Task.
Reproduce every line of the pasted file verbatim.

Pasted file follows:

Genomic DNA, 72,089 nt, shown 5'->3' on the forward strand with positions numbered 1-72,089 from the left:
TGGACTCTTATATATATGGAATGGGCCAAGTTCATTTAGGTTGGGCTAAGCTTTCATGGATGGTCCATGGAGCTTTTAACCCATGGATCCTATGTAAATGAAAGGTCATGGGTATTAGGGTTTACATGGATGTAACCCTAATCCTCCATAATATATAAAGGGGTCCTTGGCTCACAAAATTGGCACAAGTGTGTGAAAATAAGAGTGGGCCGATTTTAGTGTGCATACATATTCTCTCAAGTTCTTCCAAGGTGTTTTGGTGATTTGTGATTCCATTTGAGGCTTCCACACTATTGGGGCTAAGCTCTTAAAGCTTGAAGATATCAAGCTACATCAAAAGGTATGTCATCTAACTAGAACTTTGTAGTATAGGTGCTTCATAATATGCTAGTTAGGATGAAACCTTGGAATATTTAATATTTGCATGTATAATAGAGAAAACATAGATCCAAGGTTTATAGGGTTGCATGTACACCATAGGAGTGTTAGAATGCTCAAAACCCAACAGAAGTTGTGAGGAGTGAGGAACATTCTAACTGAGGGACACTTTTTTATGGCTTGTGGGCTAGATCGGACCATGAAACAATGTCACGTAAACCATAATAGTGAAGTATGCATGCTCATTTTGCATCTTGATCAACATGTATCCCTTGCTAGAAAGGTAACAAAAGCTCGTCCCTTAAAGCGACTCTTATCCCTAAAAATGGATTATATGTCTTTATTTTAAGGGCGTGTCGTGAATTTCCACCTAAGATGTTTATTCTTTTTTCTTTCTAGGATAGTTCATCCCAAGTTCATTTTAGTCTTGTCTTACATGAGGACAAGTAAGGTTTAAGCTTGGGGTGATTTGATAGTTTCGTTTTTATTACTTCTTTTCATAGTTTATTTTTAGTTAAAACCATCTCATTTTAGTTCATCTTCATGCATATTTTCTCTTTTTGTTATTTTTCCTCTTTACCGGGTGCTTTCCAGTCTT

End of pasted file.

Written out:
Genomic DNA, 72,089 nt, shown 5'->3' on the forward strand with positions numbered 1-72,089 from the left:
TGGACTCTTATATATATGGAATGGGCCAAGTTCATTTAGGTTGGGCTAAGCTTTCATGGATGGTCCATGGAGCTTTTAACCCATGGATCCTATGTAAATGAAAGGTCATGGGTATTAGGGTTTACATGGATGTAACCCTAATCCTCCATAATATATAAAGGGGTCCTTGGCTCACAAAATTGGCACAAGTGTGTGAAAATAAGAGTGGGCCGATTTTAGTGTGCATACATATTCTCTCAAGTTCTTCCAAGGTGTTTTGGTGATTTGTGATTCCATTTGAGGCTTCCACACTATTGGGGCTAAGCTCTTAAAGCTTGAAGATATCAAGCTACATCAAAAGGTATGTCATCTAACTAGAACTTTGTAGTATAGGTGCTTCATAATATGCTAGTTAGGATGAAACCTTGGAATATTTAATATTTGCATGTATAATAGAGAAAACATAGATCCAAGGTTTATAGGGTTGCATGTACACCATAGGAGTGTTAGAATGCTCAAAACCCAACAGAAGTTGTGAGGAGTGAGGAACATTCTAACTGAGGGACACTTTTTTATGGCTTGTGGGCTAGATCGGACCATGAAACAATGTCACGTAAACCATAATAGTGAAGTATGCATGCTCATTTTGCATCTTGATCAACATGTATCCCTTGCTAGAAAGGTAACAAAAGCTCGTCCCTTAAAGCGACTCTTATCCCTAAAAATGGATTATATGTCTTTATTTTAAGGGCGTGTCGTGAATTTCCACCTAAGATGTTTATTCTTTTTTCTTTCTAGGATAGTTCATCCCAAGTTCATTTTAGTCTTGTCTTACATGAGGACAAGTAAGGTTTAAGCTTGGGGTGATTTGATAGTTTCGTTTTTATTACTTCTTTTCATAGTTTATTTTTAGTTAAAACCATCTCATTTTAGTTCATCTTCATGCATATTTTCTCTTTTTGTTATTTTTCCTCTTTACCGGGTGCTTTCCAGTCTT